02/11/202333 minutes 40 seconds
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Munk Dialogue with Munk Dialogue with George Will, Ash Sarkar, Jacob Rees Mogg, and Sohrab Ahmari

On November 3rd four debaters will take to the stage at Toronto’s Roy Thomson Hall to debate the crisis of liberalism. The motion is Be it Resolved, liberalism gets the big questions right.  On this Munk Dialogue, we are speaking with each of the debaters who are taking part in this important and timely debate, to get a sense of their arguments and what we can expect from them on stage at Toronto’s Roy Thomson Hall on November 3rd. Arguing for the motion is the controversial British M.P. and former cabinet minister, Sir Jacob Rees-Mogg. He will be joined by the American writer and columnist who has shaped a generation’s thinking on the important issues of our time: George F. Will. Opposing the motion is U.K. journalist, self-avowed communist and popular leftist thinker, Ash Sarkar. Her debating partner is the disruptive and thought-provoking American social conservative, Sohrab Ahmari, author of the bestseller Tyranny Inc.: How Private Po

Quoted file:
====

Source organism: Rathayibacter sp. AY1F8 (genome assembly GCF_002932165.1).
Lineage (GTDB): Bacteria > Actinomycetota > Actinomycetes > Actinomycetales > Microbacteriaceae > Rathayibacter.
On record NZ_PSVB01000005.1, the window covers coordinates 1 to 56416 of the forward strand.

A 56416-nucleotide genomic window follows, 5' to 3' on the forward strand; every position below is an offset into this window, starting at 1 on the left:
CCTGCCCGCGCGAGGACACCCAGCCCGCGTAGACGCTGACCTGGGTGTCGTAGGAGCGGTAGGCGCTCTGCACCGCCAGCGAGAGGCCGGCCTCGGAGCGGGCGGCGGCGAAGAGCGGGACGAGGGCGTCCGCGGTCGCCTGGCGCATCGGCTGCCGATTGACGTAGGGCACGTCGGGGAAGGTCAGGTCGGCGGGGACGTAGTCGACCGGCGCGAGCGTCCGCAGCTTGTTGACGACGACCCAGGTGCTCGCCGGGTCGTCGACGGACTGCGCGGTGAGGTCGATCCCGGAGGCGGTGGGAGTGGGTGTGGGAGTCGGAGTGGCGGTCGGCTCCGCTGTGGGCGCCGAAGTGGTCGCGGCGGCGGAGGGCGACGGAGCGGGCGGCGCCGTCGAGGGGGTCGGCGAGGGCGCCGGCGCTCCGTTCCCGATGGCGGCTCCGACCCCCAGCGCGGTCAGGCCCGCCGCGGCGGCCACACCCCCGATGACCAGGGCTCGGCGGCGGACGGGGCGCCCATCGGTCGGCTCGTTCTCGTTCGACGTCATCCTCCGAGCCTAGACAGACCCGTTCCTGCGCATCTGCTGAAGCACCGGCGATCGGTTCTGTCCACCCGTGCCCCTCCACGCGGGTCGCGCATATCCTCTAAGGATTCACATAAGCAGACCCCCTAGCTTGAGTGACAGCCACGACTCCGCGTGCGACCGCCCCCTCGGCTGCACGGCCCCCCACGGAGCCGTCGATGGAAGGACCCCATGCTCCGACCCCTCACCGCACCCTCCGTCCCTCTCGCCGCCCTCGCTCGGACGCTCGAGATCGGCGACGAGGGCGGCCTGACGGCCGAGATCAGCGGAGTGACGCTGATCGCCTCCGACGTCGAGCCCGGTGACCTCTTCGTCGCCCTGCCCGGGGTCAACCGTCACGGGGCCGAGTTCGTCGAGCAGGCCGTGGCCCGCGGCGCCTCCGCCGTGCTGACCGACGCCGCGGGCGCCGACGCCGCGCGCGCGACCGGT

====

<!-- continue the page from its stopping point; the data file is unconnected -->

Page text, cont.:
30/10/20231 hour 10 minutes 3 seconds
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Be it Resolved, the US should call for an immediate ceasefire in Gaza